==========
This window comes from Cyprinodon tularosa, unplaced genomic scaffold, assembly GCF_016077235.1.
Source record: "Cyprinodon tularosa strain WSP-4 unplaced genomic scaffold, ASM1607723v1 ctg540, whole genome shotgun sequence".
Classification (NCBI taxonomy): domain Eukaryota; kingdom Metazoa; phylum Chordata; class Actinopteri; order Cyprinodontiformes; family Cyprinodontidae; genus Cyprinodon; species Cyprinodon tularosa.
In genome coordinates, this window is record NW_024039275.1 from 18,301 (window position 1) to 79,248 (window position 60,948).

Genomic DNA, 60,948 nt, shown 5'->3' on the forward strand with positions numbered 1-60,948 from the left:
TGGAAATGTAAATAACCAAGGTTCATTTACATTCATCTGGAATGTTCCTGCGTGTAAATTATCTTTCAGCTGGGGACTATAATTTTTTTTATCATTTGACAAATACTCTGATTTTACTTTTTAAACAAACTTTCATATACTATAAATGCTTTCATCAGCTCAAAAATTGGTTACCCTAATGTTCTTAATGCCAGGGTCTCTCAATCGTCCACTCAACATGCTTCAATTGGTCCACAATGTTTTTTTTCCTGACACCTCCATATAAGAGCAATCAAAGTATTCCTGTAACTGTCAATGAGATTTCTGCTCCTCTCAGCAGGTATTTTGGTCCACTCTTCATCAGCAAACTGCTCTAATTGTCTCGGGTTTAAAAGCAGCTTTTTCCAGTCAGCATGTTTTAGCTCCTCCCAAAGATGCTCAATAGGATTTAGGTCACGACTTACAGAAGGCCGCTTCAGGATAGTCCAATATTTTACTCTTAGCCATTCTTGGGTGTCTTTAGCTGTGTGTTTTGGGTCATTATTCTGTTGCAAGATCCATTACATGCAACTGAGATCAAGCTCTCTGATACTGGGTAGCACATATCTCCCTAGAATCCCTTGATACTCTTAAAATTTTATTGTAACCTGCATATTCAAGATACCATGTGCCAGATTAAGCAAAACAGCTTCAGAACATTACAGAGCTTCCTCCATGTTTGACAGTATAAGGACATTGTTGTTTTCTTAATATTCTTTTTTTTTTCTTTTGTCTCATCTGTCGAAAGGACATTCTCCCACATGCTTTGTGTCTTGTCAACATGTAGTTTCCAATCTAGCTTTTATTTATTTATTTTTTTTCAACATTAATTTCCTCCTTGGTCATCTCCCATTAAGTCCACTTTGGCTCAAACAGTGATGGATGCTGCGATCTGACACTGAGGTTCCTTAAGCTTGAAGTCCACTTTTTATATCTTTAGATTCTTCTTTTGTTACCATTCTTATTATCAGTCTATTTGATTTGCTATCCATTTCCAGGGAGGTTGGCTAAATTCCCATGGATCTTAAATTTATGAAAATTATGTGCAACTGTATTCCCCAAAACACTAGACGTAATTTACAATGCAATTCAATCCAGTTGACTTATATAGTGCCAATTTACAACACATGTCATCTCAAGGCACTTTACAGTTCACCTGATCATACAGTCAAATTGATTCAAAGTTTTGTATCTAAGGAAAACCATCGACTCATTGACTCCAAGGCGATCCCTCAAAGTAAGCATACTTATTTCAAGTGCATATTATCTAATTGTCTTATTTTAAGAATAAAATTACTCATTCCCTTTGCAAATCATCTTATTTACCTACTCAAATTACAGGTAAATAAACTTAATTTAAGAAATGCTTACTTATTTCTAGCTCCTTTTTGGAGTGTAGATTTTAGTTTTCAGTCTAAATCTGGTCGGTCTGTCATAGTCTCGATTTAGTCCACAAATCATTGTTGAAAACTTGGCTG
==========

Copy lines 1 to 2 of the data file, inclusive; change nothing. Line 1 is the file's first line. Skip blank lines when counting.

This window comes from Cyprinodon tularosa, unplaced genomic scaffold, assembly GCF_016077235.1.
Source record: "Cyprinodon tularosa strain WSP-4 unplaced genomic scaffold, ASM1607723v1 ctg540, whole genome shotgun sequence".